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What internet speed is needed to watch Sling TV and Netflix ?

Streaming online video generally needs constant 3 Megabits/second or more of available bandwidth. Watching videos in standard quality uses about 1 Gigabyte per hour, while HD quality uses about 3 Gigabytes per hour.

Many broadband users are cutting ties with traditional TV and replacing it with online streaming services like Sling TV, Hulu, Netflix, YouTube, Spotify, etc. Because of this ever-increasing streaming trend, broadband users are reaching their home internet and mobile data caps faster than ever before. High-definition video streaming and ultra-high definition in particular can be a huge bandwidth hog. Until "unlimited" data really becomes such, we should be aware of the actual numbers to make informed decisions. So how much bandwidth/data does streaming actually use ?

It really depends on quality and content, here are some general sustained bandwidth guidelines:
1 Mbps - minimum recommended bandwidth for streaming video.
3 Mbps - recommended for streaming standard definition (480p) video
5 Mbps - minimum recommended for streaming high definition (720p/1080p) video
25 Mbps - recommended for streaming ultra-high definition (4K) video

Sling TV
It uses between 3 and 5 Mbps if streaming in HD depending on content, with sports channels like ESPN with a lot of movement requiring higher bandwidth, but it can be reduced to less than a gigabyte per hour. The user-defined quality settings are as follows:
"Best Quality" - uses ~3-5 GB of data per hour (no bandwidth limit)
"High Quality" - ~2 GB of data per hour (1.5 Mbps limit)
"Medium Quality" - ~ 1 GB of data per hour (800 Kbps limit)
"Low Quality" - ~500-700 MB per hour (500 Kbps limit)

Netflix uses between 400MB and 4.7GB per hour, averaging about 1-2GB/hour in our experience. The bandwidth requirement depends on the watched content quality and the data usage settings. The service allows for four data usage settings, as follows:
"Low" data usage mode - 0.3 GB per hour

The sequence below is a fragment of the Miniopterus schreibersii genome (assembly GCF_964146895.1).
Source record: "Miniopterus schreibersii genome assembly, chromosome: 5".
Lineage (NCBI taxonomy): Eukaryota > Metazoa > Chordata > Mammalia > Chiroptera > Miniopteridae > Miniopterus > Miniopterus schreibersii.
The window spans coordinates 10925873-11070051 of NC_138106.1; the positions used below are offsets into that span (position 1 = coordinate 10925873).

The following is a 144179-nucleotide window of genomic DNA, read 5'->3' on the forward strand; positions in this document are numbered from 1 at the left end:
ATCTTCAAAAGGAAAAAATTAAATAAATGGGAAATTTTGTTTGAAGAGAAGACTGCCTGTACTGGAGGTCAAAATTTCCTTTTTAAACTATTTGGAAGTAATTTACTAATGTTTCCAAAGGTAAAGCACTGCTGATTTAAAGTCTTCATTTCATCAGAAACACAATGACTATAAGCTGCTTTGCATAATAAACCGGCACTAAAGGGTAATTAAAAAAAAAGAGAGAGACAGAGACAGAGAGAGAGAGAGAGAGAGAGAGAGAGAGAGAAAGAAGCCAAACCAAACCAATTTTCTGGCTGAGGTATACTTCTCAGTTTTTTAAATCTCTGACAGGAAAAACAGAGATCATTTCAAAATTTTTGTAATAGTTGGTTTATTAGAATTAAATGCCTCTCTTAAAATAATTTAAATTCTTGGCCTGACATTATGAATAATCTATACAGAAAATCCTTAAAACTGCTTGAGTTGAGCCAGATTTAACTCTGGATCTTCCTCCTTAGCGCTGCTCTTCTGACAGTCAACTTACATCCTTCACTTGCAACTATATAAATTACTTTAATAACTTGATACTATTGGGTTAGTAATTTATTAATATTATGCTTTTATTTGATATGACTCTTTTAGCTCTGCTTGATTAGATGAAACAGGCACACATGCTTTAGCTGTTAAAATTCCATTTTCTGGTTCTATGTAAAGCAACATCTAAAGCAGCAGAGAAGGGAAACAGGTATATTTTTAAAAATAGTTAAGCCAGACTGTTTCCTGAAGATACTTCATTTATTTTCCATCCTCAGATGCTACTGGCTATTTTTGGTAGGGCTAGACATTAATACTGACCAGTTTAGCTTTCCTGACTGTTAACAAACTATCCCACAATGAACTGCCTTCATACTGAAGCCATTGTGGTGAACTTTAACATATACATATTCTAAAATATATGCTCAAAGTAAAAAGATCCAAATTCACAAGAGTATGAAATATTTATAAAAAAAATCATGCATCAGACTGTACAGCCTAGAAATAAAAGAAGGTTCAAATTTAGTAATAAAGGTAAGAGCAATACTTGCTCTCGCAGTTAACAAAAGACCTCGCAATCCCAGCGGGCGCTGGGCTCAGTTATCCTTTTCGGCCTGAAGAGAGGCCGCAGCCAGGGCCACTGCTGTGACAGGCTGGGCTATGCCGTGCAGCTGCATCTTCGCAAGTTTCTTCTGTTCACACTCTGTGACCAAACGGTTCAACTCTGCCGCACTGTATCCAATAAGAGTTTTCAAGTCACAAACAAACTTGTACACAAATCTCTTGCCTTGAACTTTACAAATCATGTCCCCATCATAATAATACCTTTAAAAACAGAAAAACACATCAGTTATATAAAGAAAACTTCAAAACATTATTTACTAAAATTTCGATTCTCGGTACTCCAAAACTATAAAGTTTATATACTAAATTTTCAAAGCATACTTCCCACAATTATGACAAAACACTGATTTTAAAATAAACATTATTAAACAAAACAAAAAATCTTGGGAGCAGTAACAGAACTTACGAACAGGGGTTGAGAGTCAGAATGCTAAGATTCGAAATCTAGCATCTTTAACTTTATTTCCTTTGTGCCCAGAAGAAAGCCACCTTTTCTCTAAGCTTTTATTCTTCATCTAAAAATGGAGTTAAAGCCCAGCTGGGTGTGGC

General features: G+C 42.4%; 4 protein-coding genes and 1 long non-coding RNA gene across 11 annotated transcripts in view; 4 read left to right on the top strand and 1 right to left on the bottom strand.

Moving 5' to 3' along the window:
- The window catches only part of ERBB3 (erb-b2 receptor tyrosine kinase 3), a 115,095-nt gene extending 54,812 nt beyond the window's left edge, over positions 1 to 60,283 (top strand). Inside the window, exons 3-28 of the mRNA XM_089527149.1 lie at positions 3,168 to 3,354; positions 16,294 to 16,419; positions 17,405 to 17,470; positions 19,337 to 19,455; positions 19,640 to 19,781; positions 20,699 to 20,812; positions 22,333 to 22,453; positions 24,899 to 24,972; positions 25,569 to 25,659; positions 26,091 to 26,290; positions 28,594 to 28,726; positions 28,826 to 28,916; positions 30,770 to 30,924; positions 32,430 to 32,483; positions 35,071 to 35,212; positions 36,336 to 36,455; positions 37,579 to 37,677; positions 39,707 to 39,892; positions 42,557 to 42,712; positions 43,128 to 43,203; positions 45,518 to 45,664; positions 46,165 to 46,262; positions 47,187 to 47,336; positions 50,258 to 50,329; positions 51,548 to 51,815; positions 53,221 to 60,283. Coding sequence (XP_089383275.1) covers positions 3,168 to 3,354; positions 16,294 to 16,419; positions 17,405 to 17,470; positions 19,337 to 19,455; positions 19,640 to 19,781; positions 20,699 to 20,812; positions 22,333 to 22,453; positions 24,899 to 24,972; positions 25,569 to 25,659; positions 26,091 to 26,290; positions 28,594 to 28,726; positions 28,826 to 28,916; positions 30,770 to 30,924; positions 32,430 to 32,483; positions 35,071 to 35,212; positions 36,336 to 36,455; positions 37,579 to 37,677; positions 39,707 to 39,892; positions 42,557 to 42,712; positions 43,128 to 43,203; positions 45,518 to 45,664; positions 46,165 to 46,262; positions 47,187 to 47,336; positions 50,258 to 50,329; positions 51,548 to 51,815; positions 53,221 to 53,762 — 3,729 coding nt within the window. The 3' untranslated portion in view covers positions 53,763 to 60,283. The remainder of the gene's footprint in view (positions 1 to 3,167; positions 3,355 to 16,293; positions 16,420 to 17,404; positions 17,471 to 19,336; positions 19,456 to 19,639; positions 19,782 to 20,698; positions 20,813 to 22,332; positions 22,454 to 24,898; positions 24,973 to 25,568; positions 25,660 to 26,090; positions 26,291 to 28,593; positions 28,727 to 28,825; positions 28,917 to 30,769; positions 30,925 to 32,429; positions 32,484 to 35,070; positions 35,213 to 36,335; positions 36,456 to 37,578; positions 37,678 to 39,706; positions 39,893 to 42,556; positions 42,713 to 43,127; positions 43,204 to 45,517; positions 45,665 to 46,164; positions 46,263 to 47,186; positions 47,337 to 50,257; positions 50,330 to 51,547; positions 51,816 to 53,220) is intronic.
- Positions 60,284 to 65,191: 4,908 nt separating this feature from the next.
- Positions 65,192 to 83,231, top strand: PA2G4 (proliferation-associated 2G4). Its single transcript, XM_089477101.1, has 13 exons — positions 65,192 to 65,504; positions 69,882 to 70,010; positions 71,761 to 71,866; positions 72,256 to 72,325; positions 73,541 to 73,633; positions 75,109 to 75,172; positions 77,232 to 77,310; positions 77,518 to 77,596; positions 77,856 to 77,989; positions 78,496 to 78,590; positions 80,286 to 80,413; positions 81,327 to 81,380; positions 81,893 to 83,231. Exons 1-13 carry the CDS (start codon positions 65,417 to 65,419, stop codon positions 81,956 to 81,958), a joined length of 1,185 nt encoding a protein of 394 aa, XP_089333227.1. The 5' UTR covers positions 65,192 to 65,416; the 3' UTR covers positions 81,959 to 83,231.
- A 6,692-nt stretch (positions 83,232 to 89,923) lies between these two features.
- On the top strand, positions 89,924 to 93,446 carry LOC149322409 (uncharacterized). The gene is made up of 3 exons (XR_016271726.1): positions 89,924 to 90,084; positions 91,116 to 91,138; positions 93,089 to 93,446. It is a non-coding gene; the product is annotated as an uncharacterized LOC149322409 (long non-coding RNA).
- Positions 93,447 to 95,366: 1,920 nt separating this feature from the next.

"Medium" - 0.7 GB to 1 GB per hour, standard definition video
"High" - up to 3 GB per hour for HD, 7 GB per hour for Ultra HD or 3D.
"Auto" - adjusts bandwidth usage automatically based on what your connection can handle

Uses about 1 Mbps for SD video streaming, ~2Mbps for 720p HD video streaming.

Amazon Prime
Uses ~0.9GB per hour for SD video streaming, 2GB/hr for HD streaming.

YouTube bandwidth can vary depending on the source. It is mostly dependent on the video resolution, but also on the bitrate of the source video. YouTube streams at up to 4.5Mbps for 1080p videos. Below is average bandwidth consumed per hour of streaming at different resolutions:
480p - ~400MB per hour
720p - 800MB to 1GB per hour.
1080p - 1.3GB to 1.5GB per hour

As a general rule, live streaming services like Sling TV have a bit higher bandwidth requirement than on-demand streaming video like Netflix.
If your target video streaming requires a sustained bandwidth of 3 Mbps, a 5+ Mbps internet connection is more realistic to be able to reach that goal consistently.

See Also: What internet speed is needed for video conferencing with Zoom, Skype, or Teams?

  User Reviews/Comments:
by anonymous - 2018-10-07 20:15
The fact that some of these are in Mbps, and some are in GB/hr makes comparison unnecessarily difficult.
by Philip - 2018-10-08 07:55
Connection speeds are typically measured in Megabits per second (Mbps, Mbit/s), while amount of data is typically measured in Megabytes or Gigabytes. We try to offer both measurements.

1 Megabit per second (1 Million bits per second) would transfer ~ 450 Megabytes in an hour (0.45 Gigabytes).

We have a "Bits/Bytes Conversion Calculator" that could help with those conversions:
by Mike - 2019-12-14 06:34
Other websites say Sling on medium quality uses 500 MB per hour.
by Philip - 2019-12-14 09:51
Sling "Low" quality uses about 500 MB per hour, "Medium" uses more like 1 GB of data on average.. but it also depends on the channel and your device. Mobile devices tend to use less data per hour than PCs. Sports channels with a lot of movement tend to use more data than channels with prevailing stationary backgrounds.
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